The Western expert evaluations on possibilities and perspectives of military cooperation with
the Central Asian states
// International relations. – 2013. – є 1.
– P. 55-79.
Read the article
Abstract: The Central Asian region which includes the former USSR republics and currently independent states of Kazakhstan,
Uzbekistan, Kirgizia, Tajikistan and Turkmenistan has became one of the most important centers for the geo-strategic
interests of the states of global influence in the last decade of XX century and early XXI century. This region attracts
more and more attention from the politicians, scientists, and military strategists. This is due first of all to its geopolitical
positions, as well as to its natural riches, such as oil and gas. Turkmenistan possesses vast amounts of oil, gas, rock
and potash salt, non-ferrous and rare earth metals. Uzbekistan has natural gas, brown and black coal, gold, copper,
wolfram, bismuth, oil. Kazakhstan has uranium, lead, zinc, chrome, gold, copper, oil, iron, bismuth, molybdenum and
bauxites, manganese. Kirgizia has gold, mercury, black coal, oil and gas, as well as antimony.
Tajikistan has uranium, oil and gas. Most of the states of this region hold leading positions in Asia on production of
electric energy, chemical production, metal production.
Keywords: political science, international relations, Central Asia, military cooperation, conflicts, the NATO, the USA, security, national interests, politics.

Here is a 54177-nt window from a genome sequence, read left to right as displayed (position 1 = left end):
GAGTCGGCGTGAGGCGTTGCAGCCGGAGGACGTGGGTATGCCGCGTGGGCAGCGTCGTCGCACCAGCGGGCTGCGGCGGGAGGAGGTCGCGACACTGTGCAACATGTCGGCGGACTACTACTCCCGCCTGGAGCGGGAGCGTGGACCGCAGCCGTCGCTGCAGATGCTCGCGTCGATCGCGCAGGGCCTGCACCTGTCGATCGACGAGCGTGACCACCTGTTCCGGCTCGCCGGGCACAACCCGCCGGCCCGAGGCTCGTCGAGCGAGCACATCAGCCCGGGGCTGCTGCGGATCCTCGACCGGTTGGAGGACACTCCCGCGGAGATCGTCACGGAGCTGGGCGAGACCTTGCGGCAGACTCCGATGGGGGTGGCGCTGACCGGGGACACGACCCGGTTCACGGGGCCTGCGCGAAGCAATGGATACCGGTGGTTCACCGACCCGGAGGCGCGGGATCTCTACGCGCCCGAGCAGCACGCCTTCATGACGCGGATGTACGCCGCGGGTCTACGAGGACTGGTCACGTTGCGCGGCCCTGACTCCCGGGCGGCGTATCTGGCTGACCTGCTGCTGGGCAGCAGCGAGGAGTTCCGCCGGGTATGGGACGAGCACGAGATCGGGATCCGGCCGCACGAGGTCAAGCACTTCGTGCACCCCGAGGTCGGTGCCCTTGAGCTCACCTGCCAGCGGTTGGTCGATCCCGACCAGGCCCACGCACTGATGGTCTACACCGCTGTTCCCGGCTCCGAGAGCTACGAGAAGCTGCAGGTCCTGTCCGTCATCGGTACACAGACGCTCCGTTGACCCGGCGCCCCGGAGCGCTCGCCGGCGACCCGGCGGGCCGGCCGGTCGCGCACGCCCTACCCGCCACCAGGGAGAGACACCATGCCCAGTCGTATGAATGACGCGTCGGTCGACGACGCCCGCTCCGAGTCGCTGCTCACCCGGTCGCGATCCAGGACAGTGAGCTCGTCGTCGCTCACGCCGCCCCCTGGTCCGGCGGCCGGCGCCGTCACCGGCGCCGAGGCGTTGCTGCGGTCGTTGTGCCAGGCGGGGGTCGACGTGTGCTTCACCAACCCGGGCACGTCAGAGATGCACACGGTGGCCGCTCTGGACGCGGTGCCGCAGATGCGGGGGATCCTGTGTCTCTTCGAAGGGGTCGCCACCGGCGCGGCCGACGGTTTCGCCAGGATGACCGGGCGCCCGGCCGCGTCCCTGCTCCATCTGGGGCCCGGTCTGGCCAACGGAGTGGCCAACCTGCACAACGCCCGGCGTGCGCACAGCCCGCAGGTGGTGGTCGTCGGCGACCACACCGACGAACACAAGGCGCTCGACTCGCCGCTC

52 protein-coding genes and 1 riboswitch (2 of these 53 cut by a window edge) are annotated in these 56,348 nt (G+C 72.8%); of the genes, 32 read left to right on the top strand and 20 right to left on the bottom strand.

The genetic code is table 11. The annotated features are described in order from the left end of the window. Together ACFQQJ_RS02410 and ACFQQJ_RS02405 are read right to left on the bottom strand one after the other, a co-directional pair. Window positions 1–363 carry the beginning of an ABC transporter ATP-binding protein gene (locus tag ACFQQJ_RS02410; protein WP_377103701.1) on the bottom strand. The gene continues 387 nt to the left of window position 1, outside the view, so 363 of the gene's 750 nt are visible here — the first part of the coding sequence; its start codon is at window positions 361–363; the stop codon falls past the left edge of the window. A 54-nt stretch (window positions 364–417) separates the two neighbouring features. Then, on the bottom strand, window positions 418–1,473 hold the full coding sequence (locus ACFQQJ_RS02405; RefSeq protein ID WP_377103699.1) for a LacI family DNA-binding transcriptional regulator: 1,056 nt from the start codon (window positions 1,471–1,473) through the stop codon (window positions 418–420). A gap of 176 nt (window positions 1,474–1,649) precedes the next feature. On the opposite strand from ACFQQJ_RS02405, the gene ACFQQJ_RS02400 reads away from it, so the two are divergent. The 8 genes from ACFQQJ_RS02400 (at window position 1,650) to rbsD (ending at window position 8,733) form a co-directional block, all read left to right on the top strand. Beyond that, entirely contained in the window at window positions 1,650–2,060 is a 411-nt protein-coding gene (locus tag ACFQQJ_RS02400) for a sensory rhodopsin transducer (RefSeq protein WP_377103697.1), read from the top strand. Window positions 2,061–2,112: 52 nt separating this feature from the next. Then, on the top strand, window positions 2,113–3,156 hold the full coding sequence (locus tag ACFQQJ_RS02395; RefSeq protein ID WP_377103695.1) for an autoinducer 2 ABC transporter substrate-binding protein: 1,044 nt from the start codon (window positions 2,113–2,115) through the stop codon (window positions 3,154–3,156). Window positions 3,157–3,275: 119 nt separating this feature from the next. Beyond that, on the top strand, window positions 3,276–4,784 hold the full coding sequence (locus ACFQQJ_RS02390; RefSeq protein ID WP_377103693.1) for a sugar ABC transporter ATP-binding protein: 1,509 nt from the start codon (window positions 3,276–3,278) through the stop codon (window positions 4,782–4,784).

Yapp M. Tradition and Change in Central Asia in: Shirin Akiner (ed.). R. 1-10.
Ferdinand F. The New Central Asia and its Neighbours, London, Pinter Publishers. R. 1.
Dannreuther R. Creating New States in Central Asia // Adelphi Papers 288. International Institute for Strategic Studies. BrasseyТs, London. R. 42.
Aziya i Afrika segodnya. 1994. є 6. S. 24.
Strany mira: Entsiklopedicheskiy spravochnik. Smolensk, 2001.
S. Frederick Starr, УMaking Eurasia Stable,Ф Foreign Affairs, January/February 1996, vol. 75, no.1, pp. 80-92.
Zbigniew Brzezinski. The Grand Chessboard: American Primacy and its Geostrategic Imperatives, (New York: Basic Books, 1997), pp. 123-150.
Davis, Jacquelyn & Sweeney, Michael. Central Asia in U.S. Strategy and Operational Planning: Where Do We Go From Here? // The Institute for Foreign Policy Analysis, Washington DC, 2004 // URL: www.ifpa.org/pdf/S-RCentral-Asia.pdf.
Charles Fairbanks, C. Richard Nelson, S. Frederick Starr, and Kenneth Weisbrode, Strategic